New Prisons and Courts Bill announced
The Prisons and Courts bill, published recently, focuses on reforms to courts and prisons with a view to providing better protection of victims and vulnerable witnesses and rehabilitation of offenders.
For the first time prisons will be defined as places for ‘reform and rehabilitation’ rather than the hitherto approach of ‘prison works’. In an attempt to streamline standards, prisons will be subject to more rigorous inspections and league tables will be introduced to identify failing institutions. Prison governors will have control over their own budgets for health, education and employment with greater emphasis placed on rehabilitation by encouraging offenders to be free of drugs, learn English and maths and obtain employment once released.
In order to achieve these aims a further 2,500 prison officers and 50 intelligence officers will be recruited. Measures are included to cut off illegal mobile phones within the prison and to add ‘legal highs’ to existing compulsory drug-testing powers. It is hoped that greater emphasis on rehabilitation and restitution within the community for ex-offenders will reduce the estimated £15 billion annual cost of re-offending.
Justice Secretary Elizabeth Truss said:-
“Prison is about punishing people who have committed heinous crimes, but it should be a place where offenders are given the opportunity to turn their lives around.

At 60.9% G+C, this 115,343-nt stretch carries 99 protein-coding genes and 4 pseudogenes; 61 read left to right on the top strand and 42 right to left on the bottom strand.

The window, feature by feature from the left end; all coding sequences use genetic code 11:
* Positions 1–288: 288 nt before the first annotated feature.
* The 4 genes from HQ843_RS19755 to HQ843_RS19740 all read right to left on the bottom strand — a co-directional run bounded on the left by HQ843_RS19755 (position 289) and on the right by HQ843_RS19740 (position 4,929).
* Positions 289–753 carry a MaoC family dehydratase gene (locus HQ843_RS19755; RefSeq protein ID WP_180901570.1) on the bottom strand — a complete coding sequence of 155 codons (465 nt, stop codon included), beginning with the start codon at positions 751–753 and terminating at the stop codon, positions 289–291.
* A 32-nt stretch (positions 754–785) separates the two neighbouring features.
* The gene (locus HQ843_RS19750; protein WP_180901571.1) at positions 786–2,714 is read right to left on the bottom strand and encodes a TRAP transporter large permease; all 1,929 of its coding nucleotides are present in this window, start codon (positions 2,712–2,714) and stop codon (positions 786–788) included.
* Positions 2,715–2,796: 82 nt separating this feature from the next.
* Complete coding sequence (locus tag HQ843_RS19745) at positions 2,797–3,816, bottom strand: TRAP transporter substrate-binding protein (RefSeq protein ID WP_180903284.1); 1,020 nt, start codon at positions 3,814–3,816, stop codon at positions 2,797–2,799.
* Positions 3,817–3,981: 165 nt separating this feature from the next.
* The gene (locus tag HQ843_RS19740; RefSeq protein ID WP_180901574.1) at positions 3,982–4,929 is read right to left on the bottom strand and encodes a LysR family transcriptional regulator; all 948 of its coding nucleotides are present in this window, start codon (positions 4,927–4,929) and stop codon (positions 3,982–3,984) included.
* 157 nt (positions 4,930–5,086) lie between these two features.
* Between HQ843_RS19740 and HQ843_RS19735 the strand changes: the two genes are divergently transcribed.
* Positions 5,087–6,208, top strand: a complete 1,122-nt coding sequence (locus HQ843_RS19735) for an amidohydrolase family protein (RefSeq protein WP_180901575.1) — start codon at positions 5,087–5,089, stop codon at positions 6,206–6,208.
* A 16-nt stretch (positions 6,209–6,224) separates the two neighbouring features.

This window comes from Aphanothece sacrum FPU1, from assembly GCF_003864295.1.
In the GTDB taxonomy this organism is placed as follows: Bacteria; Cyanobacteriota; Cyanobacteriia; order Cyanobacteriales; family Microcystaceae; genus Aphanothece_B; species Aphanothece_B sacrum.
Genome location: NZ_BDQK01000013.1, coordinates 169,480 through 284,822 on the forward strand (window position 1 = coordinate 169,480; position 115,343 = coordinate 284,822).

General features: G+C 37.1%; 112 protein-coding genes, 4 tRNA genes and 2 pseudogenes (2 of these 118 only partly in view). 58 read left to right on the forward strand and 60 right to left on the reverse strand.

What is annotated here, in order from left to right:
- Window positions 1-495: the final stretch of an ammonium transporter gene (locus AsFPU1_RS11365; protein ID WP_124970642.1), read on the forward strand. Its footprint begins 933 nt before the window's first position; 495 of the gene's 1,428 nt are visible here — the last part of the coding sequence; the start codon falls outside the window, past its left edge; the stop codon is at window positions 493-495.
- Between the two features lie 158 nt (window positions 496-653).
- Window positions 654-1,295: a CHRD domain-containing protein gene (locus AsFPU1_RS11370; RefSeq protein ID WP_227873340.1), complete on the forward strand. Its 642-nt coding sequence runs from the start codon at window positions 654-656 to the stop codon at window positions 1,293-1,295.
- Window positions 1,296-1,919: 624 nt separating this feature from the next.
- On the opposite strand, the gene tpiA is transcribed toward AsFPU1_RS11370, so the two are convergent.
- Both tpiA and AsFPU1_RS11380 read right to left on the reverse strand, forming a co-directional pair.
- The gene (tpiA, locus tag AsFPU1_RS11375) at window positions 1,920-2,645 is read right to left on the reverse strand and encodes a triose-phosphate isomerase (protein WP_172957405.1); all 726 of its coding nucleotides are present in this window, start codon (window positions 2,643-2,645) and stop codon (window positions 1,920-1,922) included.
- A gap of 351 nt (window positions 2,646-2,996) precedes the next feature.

I want our prisons to be places of discipline, hard work and self-improvement, where staff are empowered to get people off drugs, improve their English and maths get a job on release.
Our courts should be places where victims get the justice they deserve, and where our outstanding independent judiciary can flourish and focus on the cases that matter”.
The reforms to the Courts aim to make access to justice more accessible, open and modern for all users. Virtual hearings will be extended to cover bail applications either by means of video or telephone conferencing. To lessen the workload of a court list offenders will be able to plead guilty online to minor offences such as failure to produce a ticket for train travel and will be able to pay fines online.
The provision of better safeguards for victims and vulnerable witnesses is also at the core of the Bill with a number of measures designed to bolster their protection. Witnesses and victims will be able to give evidence remotely via video-link thus avoiding the risk of any face to face contact. Similarly, domestic violence victims will no longer be allowed to be cross-examined in Court by the alleged perpetrator.
The justice minister, Sir Oliver Heald, who is responsible for the changes to the court system has said:
“We want courts that are efficient and fit for purpose, with facilities across the entire estate that are modern, user-friendly, and work in favour of our hard-working and dedicated judges and magistrates’.
The Ministry of Justice has been granted a £1billion investment in which to achieve these aims.
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Articles are intended as an introduction to the topic and do not constitute legal advice.